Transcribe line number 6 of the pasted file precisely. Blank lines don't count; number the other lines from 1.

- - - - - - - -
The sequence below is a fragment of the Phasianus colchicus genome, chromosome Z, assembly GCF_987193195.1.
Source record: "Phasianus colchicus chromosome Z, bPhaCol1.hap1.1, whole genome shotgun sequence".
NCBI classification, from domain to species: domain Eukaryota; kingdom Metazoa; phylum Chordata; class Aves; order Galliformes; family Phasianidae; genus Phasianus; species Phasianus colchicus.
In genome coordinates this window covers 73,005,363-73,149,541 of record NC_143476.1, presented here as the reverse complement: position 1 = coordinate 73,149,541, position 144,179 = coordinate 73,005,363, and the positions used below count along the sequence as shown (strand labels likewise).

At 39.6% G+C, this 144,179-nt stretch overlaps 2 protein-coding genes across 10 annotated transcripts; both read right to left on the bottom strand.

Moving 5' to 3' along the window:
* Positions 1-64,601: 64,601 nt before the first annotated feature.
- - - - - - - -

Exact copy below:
Moving 5' to 3' along the window: